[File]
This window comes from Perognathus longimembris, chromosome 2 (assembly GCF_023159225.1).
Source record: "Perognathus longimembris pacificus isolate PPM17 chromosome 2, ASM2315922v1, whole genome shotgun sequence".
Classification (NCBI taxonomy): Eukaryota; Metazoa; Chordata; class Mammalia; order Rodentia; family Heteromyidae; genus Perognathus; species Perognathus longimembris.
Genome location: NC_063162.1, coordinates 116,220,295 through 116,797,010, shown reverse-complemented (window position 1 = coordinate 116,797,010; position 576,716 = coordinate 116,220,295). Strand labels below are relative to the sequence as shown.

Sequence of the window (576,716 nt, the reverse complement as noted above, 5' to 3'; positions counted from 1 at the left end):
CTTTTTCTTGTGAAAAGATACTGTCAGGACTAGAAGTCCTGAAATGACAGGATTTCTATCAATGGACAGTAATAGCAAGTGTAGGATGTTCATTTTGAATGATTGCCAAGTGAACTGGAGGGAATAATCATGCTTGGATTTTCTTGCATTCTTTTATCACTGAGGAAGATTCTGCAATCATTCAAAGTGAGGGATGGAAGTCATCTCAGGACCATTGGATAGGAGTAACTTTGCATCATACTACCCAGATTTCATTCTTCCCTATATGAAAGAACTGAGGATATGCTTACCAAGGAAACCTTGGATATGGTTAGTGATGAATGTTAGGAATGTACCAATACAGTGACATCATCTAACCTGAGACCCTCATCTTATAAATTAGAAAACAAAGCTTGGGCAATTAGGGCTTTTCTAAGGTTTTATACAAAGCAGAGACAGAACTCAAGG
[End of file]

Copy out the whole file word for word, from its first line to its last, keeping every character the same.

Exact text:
This window comes from Perognathus longimembris, chromosome 2 (assembly GCF_023159225.1).
Source record: "Perognathus longimembris pacificus isolate PPM17 chromosome 2, ASM2315922v1, whole genome shotgun sequence".
Classification (NCBI taxonomy): Eukaryota; Metazoa; Chordata; class Mammalia; order Rodentia; family Heteromyidae; genus Perognathus; species Perognathus longimembris.
Genome location: NC_063162.1, coordinates 116,220,295 through 116,797,010, shown reverse-complemented (window position 1 = coordinate 116,797,010; position 576,716 = coordinate 116,220,295). Strand labels below are relative to the sequence as shown.

Sequence of the window (576,716 nt, the reverse complement as noted above, 5' to 3'; positions counted from 1 at the left end):
CTTTTTCTTGTGAAAAGATACTGTCAGGACTAGAAGTCCTGAAATGACAGGATTTCTATCAATGGACAGTAATAGCAAGTGTAGGATGTTCATTTTGAATGATTGCCAAGTGAACTGGAGGGAATAATCATGCTTGGATTTTCTTGCATTCTTTTATCACTGAGGAAGATTCTGCAATCATTCAAAGTGAGGGATGGAAGTCATCTCAGGACCATTGGATAGGAGTAACTTTGCATCATACTACCCAGATTTCATTCTTCCCTATATGAAAGAACTGAGGATATGCTTACCAAGGAAACCTTGGATATGGTTAGTGATGAATGTTAGGAATGTACCAATACAGTGACATCATCTAACCTGAGACCCTCATCTTATAAATTAGAAAACAAAGCTTGGGCAATTAGGGCTTTTCTAAGGTTTTATACAAAGCAGAGACAGAACTCAAGG